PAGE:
Understand the Data Protection Bill 2022 in under 5 minutes

Data Protection Bill 2022

In light of digitalization and growth of the economy enabling citizens of India to access the internet for various purposes, the Government of India has brought forward the Personal Data Protection Bill, 2022.

This bill aims to moderate the access to personal data of the citizens collected by different companies for lawful purposes in an automated manner. It focuses on recognizing the rights of individuals to protect their personal data and different organizations need to process such personal data.

Key highlights:

For the purpose of this Act, a board to be called the Data Protection Board of India shall be established, which will monitor organizations for non-compliance, violations, and in case of a breach, provide directions to remediate the situation.

Now, coming to the most important part, the matters of money – the bill proposes financial penalties on the organizations in case of non-compliance.

For failure to set up reasonable security measures to prevent data breaches, a fine of up to ₹250Cr will be imposed on organizations.

For failure to notify the board and individuals of a data breach and non-compliance in relation to rules for the underage, a fine of up to ₹200Cr will be imposed.

Failure to non-compliance with various other sections of the Act will result in a fine anywhere from ₹10,000 to ₹150Cr as per the specifics mentioned in the Bill.

The bill highlights the appointment of a Data Protection Officer based in India, by a Data Fiduciary (any person or organization determining the purpose and means of the processing of personal data) to monitor the whole process. Data collected here includes data collected online, collected offline later to be digitized in an automated manner. It does not include data collected offline, for personal or domestic purposes, or data that has already been on record for at least 100 years.

Other Highlights of the bill:

Another important point mentioned in this act is that in case of a data breach, it will be obligatory for the organization/data fiduciary to inform authorities and every affected individual about the breach. Focusing on data retention done by social media platforms, it has been made obligatory under this bill to remove any personal data belonging to an individual if they no longer use such platform within a reasonable duration of time. Personal data sharing among various organizations (third-party sharing) would also be restricted by the contract and consent of the individual.

This bill makes it obligatory for any Data Fiduciary to take consent of an individual before processing and storing data, through a prior notice listing the data that will be collected and the need for collecting it along with contact details of the Data Protection Officer. For data that already has been collected before the commencement of this bill, the same process of intimation needs to be followed. In case an individual at some point of time wants to withdraw their consent to the processing of personal data, the organization/data fiduciary must, within a reasonable time, cease the processing. This can be understood by an example of unsubscribing to a mailing list or SMS notifications.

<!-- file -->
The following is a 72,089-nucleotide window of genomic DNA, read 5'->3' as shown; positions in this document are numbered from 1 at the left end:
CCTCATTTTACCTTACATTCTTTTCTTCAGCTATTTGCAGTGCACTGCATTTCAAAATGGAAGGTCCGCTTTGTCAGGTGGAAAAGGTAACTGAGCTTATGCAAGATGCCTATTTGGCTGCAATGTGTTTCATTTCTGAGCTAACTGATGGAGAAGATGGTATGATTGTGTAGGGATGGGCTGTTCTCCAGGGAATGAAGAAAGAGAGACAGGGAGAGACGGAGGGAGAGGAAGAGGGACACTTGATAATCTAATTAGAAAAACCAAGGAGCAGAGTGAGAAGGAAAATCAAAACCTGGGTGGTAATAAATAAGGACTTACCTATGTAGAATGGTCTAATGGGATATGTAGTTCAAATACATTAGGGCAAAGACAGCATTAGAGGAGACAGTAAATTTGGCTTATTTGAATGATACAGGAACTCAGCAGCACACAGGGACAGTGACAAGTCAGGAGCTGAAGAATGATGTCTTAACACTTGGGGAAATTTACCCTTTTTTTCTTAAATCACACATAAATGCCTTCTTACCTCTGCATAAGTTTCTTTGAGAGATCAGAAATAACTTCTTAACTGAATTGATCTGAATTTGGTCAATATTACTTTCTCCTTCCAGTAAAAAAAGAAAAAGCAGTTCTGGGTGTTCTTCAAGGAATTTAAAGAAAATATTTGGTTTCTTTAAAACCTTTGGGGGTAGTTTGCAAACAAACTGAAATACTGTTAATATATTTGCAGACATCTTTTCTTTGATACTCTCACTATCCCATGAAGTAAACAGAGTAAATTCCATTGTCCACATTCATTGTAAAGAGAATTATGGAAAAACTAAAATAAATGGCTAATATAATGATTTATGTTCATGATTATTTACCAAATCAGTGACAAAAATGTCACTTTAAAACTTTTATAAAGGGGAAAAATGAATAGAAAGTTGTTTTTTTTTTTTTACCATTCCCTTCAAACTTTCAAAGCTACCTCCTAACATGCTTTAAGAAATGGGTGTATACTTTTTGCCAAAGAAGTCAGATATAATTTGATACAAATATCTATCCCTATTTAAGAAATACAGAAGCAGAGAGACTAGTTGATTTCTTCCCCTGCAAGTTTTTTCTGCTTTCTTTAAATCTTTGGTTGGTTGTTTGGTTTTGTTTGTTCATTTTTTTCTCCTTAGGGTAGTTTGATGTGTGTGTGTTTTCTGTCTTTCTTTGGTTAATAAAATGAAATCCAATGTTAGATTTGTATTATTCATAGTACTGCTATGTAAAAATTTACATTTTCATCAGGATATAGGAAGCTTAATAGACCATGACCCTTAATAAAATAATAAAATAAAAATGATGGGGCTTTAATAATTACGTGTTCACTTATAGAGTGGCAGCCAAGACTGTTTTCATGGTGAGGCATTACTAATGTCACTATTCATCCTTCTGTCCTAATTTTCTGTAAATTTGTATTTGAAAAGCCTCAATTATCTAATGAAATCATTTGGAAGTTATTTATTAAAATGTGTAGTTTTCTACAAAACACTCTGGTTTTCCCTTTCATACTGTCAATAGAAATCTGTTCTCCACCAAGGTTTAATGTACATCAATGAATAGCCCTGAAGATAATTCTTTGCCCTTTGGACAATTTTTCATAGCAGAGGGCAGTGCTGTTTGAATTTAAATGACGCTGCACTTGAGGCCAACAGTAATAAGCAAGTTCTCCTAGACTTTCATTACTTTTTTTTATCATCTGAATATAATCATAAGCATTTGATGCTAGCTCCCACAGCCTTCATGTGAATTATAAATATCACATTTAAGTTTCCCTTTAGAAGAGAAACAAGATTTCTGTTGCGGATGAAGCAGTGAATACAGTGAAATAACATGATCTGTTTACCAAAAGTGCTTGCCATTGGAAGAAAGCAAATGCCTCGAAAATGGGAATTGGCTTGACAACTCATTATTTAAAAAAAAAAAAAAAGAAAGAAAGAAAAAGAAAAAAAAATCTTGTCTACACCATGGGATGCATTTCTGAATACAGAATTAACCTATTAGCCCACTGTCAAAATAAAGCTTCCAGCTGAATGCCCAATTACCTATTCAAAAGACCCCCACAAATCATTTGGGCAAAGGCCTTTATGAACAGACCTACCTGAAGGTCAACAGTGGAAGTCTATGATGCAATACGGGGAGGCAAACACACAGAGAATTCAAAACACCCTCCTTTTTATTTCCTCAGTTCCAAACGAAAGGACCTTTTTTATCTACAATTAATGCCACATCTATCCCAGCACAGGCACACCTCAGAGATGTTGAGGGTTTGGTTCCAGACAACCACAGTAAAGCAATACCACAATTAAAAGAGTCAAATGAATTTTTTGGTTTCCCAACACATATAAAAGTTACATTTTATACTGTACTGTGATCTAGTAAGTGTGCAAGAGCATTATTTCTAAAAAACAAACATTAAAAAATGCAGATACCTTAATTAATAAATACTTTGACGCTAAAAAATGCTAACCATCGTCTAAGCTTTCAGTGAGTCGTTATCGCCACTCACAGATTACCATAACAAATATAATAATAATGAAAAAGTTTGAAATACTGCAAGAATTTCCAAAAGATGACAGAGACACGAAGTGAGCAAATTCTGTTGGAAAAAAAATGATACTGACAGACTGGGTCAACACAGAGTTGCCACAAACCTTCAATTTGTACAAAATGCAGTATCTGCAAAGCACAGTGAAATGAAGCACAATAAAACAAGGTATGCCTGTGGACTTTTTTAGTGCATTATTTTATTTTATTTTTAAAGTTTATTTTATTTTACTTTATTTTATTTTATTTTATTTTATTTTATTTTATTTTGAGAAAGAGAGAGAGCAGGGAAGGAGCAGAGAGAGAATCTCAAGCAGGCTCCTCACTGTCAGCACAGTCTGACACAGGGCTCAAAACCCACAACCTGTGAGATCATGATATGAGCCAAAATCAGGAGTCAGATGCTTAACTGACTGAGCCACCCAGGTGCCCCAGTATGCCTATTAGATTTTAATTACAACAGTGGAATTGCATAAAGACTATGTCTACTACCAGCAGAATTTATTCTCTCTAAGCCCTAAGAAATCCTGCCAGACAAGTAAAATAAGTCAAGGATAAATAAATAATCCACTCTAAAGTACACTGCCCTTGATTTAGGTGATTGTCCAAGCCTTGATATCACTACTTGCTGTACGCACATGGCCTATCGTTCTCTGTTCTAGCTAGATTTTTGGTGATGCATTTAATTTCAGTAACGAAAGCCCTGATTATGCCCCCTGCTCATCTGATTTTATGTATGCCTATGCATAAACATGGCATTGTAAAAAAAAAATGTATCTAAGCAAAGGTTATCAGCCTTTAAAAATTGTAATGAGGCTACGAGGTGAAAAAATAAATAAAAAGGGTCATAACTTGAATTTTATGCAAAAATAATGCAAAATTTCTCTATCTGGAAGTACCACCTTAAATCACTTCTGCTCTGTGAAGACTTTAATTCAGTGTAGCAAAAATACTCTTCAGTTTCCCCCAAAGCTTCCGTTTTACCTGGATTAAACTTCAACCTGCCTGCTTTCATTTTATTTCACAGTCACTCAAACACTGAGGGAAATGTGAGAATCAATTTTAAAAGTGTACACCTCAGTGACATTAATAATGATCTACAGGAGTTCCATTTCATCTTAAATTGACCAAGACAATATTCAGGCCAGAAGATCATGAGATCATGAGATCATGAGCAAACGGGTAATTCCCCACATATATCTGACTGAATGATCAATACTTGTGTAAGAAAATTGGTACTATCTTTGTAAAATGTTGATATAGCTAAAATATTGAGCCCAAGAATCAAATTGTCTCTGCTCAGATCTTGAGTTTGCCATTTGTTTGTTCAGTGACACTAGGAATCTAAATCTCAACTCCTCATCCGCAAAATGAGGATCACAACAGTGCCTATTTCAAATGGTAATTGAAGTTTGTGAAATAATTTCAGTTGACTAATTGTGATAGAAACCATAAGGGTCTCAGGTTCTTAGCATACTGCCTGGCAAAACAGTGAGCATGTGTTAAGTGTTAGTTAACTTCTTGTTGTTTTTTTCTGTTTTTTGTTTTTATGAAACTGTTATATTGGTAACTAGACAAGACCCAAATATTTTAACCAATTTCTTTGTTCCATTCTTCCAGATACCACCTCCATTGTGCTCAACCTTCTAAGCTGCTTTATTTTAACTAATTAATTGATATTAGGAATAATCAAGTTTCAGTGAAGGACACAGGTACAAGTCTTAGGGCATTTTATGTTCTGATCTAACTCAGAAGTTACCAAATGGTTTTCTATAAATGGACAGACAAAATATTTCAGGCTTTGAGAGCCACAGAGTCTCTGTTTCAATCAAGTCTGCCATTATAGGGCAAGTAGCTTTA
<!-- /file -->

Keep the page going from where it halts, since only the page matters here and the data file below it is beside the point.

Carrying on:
To curb the major issue of online crime against children (everyone individual underage of 18), the government has sought to make it obligatory for organizations to collect “Parental Consent” before processing any personal data.

Critical Review:

The bill presents good efforts by the government in order to streamline the process of accumulating personal data with a central authority on the top. However, it comes with certain exemptions that are not clearly defined. Under Clause 18(1c), the bill suggests that data processing is exempt from the other clause if it is in the interest of national security, that is, for prevention and detection of any offence under the law. In addition, under Clause 18(2), it clearly states that the central government is exempted from the provisions of the bill in the interest of sovereignty, integrity, security and maintenance of public order, and for statistical purposes.

The need for a clearer view of the exemption of the central government is necessary as the current statements may be interpreted in a vague manner without any accountability on the government’s end.

Conclusion:

The overall outlook of this bill intends to portray the accountability of organizations while processing any personal data and the need for securing personal data in the current geopolitical scenario with China. Accounting to 47% of the total population in India using the internet for various purposes including online transactions, E-commerce, social media, etc., and increased cyber-crimes in terms of data breaches and national security, it is necessary to strictly monitor organizations and hold them accountable for any shortcomings.

For a detailed view of the bill, refer to MEITY website.

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